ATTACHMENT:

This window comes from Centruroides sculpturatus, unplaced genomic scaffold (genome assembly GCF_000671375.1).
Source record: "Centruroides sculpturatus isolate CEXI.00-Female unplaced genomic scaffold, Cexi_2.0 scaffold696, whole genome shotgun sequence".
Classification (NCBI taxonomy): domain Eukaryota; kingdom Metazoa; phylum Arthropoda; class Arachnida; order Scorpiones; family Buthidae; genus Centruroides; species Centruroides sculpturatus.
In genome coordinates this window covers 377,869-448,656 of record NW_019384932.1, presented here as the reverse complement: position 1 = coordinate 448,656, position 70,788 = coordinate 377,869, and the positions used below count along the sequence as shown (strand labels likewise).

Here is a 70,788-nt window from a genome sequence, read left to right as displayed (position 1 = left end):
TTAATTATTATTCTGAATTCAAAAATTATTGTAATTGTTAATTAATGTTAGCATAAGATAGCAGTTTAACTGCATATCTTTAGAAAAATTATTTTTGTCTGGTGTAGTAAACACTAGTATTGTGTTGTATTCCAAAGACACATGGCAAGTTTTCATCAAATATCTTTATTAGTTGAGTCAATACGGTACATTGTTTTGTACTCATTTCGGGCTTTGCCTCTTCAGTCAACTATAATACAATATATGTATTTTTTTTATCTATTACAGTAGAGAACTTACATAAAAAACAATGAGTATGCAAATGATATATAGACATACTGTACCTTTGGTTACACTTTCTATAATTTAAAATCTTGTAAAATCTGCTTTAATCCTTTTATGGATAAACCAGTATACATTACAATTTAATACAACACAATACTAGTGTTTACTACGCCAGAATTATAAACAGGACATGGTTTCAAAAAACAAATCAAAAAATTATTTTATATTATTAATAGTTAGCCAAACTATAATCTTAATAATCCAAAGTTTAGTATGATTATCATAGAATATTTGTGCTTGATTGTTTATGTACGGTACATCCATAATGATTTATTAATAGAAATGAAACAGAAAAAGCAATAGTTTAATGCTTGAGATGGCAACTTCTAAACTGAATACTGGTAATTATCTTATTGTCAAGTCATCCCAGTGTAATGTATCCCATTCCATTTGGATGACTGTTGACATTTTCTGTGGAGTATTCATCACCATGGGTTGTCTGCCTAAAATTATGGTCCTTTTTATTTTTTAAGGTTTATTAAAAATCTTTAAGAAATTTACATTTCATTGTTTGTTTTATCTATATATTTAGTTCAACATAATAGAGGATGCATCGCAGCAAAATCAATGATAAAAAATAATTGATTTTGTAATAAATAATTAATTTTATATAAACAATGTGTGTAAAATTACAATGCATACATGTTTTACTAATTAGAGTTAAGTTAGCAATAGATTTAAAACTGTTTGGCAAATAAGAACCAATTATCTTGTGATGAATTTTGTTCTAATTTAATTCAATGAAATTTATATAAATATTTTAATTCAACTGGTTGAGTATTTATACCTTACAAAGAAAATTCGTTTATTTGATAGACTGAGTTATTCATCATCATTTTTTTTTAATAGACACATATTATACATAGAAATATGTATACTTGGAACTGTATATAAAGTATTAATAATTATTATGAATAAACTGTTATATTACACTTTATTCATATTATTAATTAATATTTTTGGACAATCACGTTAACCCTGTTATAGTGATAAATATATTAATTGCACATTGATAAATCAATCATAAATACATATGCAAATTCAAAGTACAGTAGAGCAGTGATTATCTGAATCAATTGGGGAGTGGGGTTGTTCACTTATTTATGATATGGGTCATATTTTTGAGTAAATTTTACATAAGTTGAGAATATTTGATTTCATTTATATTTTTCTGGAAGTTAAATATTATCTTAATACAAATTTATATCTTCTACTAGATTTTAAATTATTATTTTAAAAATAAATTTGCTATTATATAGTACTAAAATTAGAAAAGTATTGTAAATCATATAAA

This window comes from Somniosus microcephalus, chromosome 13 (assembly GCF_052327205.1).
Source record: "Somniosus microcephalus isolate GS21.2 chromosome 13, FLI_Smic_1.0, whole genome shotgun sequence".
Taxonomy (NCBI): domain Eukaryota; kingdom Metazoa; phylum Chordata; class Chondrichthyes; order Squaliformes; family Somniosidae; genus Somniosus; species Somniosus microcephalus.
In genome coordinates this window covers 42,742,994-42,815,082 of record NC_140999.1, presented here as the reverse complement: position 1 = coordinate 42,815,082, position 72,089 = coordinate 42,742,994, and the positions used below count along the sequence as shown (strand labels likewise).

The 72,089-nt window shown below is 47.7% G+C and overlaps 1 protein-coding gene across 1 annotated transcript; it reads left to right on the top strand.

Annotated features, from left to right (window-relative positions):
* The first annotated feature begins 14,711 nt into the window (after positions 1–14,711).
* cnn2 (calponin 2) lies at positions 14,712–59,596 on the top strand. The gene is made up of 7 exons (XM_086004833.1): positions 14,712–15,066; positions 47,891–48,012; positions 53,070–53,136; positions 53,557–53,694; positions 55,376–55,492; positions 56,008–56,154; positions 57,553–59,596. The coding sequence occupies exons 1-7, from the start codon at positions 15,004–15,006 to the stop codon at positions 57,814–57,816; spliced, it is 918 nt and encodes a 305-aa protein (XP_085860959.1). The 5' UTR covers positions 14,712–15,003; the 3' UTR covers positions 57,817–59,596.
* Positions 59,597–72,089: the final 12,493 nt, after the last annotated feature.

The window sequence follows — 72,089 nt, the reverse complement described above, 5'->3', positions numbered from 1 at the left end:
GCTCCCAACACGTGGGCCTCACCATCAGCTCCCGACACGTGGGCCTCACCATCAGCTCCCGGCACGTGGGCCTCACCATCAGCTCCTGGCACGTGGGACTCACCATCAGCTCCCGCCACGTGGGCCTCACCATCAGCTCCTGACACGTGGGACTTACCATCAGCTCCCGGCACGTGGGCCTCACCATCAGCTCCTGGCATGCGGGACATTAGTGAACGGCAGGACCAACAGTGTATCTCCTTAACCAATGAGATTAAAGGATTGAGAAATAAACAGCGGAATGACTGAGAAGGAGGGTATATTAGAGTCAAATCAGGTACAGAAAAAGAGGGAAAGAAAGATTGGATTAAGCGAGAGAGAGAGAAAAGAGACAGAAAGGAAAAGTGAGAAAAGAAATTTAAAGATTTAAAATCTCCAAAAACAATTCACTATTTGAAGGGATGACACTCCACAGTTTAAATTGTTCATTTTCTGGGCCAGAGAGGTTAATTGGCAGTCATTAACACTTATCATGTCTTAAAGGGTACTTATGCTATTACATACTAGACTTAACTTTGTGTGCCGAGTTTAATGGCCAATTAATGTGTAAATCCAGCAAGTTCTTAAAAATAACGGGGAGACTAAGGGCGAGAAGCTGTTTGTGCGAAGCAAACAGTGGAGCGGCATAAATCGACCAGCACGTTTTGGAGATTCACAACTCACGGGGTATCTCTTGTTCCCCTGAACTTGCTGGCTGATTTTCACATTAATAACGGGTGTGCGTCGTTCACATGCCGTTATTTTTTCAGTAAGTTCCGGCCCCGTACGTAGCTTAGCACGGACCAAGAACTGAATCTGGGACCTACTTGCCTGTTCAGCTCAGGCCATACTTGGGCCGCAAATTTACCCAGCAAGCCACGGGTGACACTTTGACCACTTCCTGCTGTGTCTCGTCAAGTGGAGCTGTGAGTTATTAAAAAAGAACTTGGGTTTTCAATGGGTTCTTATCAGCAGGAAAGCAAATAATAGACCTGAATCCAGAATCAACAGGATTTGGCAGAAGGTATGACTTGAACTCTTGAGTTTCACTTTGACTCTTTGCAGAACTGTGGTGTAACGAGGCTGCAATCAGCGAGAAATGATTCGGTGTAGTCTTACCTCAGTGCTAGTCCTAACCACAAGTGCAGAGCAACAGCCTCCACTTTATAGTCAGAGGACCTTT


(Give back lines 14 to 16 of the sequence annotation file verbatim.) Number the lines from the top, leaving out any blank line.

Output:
* cnn2 (calponin 2) lies at positions 14,712–59,596 on the top strand. The gene is made up of 7 exons (XM_086004833.1): positions 14,712–15,066; positions 47,891–48,012; positions 53,070–53,136; positions 53,557–53,694; positions 55,376–55,492; positions 56,008–56,154; positions 57,553–59,596. The coding sequence occupies exons 1-7, from the start codon at positions 15,004–15,006 to the stop codon at positions 57,814–57,816; spliced, it is 918 nt and encodes a 305-aa protein (XP_085860959.1). The 5' UTR covers positions 14,712–15,003; the 3' UTR covers positions 57,817–59,596.
* Positions 59,597–72,089: the final 12,493 nt, after the last annotated feature.

The window sequence follows — 72,089 nt, the reverse complement described above, 5'->3', positions numbered from 1 at the left end: